their freedom. I see a lot of boys trying to control and contain the woman. You know
the more you try to control and own the woman, the more she will emotionally disconnect from
you, subconsciously if not consciously. And ultimately it’ll have an effect on her, on
you, and the relationship, whatever the relationship might be, whether it is girlfriend or
it is mother or sister or anyone, it will have an effect on the relationship. So, please don’t
try to control and contain anybody. Respect their space. Respect their strength.
I see so many of these stud boys trying to get overly protective about the girl. This
whole scene of this damsel in distress waiting for her knight in shining armour to come and
protect her- trust me, the woman of today is strong and powerful enough to protect herself.
She does not need your protection, she needs you to treat her as an equal and you must
treat her as an equal. I cannot scientifically confirm this, because I’m not qualified to
do this, but I’ve spoken to a lot of psychologists and doctors and teachers and I’m told unanimously,
again unconfirmed, but unanimously, that women, guys you want to know this, women are
biologically stronger than men. Their capacity to bear pain, both physical and mental, is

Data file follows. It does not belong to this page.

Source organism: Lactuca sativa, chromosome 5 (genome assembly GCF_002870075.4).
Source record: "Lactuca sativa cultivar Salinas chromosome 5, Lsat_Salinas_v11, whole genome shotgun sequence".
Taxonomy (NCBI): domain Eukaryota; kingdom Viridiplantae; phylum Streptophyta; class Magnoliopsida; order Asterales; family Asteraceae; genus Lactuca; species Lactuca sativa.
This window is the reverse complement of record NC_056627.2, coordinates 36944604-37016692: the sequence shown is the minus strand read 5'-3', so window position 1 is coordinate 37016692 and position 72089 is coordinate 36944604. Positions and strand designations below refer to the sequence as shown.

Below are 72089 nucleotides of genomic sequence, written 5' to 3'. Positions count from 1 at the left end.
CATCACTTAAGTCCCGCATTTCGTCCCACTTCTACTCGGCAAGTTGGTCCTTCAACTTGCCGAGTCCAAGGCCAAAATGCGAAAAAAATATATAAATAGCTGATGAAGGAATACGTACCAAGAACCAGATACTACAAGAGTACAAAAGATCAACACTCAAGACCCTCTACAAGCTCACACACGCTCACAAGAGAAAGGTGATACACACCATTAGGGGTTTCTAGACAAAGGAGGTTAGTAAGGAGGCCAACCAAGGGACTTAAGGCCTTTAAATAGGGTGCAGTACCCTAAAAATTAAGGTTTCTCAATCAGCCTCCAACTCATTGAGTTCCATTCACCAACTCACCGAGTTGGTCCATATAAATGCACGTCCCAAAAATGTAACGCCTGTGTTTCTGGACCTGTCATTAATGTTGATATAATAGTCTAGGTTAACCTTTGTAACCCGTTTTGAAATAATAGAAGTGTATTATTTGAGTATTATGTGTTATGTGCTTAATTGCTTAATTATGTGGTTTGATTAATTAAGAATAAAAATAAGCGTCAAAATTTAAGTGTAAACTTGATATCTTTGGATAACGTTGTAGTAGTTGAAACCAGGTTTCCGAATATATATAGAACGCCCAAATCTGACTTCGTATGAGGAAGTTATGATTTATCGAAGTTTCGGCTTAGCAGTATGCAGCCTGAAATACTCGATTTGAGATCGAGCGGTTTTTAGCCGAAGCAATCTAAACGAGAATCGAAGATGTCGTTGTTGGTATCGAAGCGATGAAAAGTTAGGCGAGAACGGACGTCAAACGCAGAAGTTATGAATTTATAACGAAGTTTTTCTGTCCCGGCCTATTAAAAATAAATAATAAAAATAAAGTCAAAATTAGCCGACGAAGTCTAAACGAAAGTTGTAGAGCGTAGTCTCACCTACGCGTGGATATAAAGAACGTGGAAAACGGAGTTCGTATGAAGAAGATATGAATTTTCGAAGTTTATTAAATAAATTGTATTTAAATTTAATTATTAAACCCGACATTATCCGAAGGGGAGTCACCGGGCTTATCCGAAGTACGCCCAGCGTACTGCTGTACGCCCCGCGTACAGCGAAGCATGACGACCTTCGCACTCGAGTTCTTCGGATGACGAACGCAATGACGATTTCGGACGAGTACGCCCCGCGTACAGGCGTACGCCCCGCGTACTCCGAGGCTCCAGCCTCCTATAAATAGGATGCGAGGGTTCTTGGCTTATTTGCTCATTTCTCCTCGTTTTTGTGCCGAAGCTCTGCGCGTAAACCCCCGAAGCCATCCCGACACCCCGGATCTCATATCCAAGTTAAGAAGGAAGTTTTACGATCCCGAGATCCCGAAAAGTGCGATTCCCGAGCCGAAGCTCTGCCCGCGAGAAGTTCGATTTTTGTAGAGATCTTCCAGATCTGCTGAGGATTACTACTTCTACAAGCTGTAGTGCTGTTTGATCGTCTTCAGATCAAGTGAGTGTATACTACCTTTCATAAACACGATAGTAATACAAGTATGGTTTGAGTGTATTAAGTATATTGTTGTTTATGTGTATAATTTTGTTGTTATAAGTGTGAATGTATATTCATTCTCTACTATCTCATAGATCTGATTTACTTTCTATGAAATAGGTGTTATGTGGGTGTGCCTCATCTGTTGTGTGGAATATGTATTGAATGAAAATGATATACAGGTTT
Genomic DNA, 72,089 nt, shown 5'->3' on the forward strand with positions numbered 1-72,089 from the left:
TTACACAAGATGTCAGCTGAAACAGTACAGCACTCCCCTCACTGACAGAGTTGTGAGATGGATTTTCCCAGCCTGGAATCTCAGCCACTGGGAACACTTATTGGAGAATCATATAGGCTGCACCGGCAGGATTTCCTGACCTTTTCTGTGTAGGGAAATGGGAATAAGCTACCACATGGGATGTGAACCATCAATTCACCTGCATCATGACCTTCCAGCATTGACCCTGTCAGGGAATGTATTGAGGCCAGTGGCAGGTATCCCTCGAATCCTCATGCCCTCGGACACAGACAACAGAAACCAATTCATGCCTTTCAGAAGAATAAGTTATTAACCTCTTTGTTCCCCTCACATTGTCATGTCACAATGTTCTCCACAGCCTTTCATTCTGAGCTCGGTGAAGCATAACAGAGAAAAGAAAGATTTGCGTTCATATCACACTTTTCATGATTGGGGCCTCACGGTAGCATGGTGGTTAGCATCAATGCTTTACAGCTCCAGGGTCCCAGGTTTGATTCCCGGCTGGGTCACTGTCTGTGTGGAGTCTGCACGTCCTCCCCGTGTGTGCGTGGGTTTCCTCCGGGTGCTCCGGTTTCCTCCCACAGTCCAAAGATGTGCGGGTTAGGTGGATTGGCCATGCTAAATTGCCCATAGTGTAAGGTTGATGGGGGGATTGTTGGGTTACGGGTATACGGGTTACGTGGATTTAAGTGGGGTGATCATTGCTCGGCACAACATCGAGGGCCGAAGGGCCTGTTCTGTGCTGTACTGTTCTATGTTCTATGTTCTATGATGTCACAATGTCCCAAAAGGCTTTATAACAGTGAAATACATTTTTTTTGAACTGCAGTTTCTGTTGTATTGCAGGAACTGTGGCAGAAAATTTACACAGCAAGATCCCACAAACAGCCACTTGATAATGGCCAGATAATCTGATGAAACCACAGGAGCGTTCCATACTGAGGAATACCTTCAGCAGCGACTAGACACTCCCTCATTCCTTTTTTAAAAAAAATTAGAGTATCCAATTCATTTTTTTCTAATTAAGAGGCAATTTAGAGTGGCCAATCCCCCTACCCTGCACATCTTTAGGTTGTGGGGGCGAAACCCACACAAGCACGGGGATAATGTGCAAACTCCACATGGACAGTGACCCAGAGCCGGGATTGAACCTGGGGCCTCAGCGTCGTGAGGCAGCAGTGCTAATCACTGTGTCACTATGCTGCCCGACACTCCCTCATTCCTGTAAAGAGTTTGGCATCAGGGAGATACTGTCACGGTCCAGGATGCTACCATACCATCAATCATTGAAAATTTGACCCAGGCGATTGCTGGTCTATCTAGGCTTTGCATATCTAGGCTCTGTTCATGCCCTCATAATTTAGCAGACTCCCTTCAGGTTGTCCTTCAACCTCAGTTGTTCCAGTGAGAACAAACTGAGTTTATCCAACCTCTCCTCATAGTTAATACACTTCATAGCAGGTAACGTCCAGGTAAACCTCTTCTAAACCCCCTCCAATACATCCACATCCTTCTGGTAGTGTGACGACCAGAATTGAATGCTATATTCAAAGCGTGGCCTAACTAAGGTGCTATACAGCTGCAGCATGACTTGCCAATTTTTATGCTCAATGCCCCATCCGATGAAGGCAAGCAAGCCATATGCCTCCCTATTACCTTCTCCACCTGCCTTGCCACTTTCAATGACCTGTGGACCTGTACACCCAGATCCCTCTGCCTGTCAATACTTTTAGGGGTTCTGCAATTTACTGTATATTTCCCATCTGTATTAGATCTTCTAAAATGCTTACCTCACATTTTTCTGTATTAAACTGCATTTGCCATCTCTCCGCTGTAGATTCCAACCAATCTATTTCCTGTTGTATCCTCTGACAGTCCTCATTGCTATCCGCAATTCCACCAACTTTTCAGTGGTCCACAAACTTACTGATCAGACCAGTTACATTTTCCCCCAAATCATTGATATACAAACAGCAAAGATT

way more than that of men. So the next time you try to exert your overly inflated male
egos on them, you might be the one needing protection, I can guarantee you that. Respect their strength, respect their power, and lastly, please respect their bodies. I
know this is basic and fundamental and it’s slightly embarrassing to say this on stage,
and I’m 100% sure that given the fact that you’re students of St. George’s College you
will never indulge in anything like this, but I’m sure you’ll agree with me that I
must mention this, because sadly in our society there are elements where there’s a lot of
eve teasing, there’s a lot of molesting, there’s a lot of rape still here, and we must really
make our best attempt to try to prevent them and stop this to the best of our capacity.